This is the point where the hero is convinced that what needs to happen is mathematically possible: those elements mentioned in The Call? Here with the magician we see the physical representation of each of them as tools: The wand for fire, sword for air, cup for water and the pentacle for earth.
4. Crossing the First Threshold
This is the fight our protagonist has to be able to enter the arena. The big change embraced, even as they don’t fully know all they’re saying yes to. Of course I saw The Fool.
I love how she’s got her little knapsack and her dog. She doesn’t have to have everything figured out before she starts, but she doesn’t have to be alone or empty-handed, either.
5. The Belly of the Whale
The worst so-far – and we’re not all that far in yet. This is a form of rebirth through a death-like experience. The Empress: the power of life and death, tied up in nurture (or the withholding of it).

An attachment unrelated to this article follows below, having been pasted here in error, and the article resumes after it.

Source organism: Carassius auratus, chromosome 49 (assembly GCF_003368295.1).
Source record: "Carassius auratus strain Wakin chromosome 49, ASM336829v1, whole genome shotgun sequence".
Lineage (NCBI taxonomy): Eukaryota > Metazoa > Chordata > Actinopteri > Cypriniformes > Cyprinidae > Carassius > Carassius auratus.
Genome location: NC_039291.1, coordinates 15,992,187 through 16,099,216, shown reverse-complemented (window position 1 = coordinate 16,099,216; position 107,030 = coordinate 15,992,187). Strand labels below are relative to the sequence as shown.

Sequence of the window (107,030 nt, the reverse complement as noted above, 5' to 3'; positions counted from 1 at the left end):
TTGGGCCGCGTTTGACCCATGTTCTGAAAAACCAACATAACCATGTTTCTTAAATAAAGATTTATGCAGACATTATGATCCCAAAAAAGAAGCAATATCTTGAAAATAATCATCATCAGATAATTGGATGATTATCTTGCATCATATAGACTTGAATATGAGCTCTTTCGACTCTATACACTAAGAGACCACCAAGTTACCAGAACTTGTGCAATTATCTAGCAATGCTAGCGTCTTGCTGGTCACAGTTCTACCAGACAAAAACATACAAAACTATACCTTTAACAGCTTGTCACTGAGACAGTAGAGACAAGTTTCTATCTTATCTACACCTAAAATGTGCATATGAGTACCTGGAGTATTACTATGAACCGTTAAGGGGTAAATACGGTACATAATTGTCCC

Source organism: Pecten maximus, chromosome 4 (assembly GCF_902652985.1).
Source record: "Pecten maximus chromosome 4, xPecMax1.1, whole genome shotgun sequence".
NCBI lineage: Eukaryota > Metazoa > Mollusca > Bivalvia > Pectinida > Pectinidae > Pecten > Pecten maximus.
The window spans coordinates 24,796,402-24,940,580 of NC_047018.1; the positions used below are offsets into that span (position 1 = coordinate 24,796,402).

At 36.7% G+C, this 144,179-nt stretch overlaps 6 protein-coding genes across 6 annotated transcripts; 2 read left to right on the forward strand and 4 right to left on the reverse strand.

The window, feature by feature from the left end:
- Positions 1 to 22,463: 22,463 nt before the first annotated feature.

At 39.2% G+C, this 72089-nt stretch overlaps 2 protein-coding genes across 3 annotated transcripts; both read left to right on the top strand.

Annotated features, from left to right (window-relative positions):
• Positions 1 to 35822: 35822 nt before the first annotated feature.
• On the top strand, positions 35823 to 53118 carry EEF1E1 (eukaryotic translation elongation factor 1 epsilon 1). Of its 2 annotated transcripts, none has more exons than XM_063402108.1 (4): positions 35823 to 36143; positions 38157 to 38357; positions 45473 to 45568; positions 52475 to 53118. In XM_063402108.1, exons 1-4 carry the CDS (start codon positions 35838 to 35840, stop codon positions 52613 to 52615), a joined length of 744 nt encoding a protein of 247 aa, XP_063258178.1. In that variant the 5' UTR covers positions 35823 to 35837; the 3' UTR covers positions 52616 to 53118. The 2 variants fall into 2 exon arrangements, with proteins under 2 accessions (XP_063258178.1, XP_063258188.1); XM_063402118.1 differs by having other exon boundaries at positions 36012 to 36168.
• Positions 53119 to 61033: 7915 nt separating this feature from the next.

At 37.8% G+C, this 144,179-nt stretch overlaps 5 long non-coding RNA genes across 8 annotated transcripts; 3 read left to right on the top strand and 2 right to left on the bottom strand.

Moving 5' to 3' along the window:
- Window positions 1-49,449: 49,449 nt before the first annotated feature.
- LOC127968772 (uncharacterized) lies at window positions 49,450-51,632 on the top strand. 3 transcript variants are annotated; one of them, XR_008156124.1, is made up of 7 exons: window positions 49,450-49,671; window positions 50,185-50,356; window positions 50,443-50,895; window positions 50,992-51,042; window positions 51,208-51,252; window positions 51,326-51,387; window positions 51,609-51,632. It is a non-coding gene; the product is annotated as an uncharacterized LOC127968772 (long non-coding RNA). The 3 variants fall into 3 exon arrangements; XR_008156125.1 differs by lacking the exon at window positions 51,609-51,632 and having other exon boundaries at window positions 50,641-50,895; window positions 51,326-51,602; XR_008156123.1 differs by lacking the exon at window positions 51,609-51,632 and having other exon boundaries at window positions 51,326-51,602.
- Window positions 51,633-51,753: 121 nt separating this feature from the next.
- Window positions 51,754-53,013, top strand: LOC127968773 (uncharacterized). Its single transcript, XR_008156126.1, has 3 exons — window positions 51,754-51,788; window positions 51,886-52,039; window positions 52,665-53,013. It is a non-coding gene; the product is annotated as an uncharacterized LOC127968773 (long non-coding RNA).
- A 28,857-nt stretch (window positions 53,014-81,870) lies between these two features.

This is sometimes where our hero realized the stakes – how much there is to lose, which restated can also be a reminder of how much there is to fight for.
1. Road of Trials
Being tested and prepared for worthiness:
The Hierophant and The Devil. These two are both about control – internal and external – and how we make choices, or have them made for us. Ultimately they are explorations of the will and how it interacts with desire and expectations.
What I found so interesting about this combination is that there is not a clear good-guy/bad-guy dichotomy here. They each have gifts and burdens they bring with them.
2. Meeting with the Goddess
Cooperation with and understanding of what protagonist lacks – whether that is divinity, symbolic mirroring (“completion”) through opposite gender – assuming the hero is male – or acknowledging some other deficit, like knowledge. This is a moment of humility and connection. The High Priestess.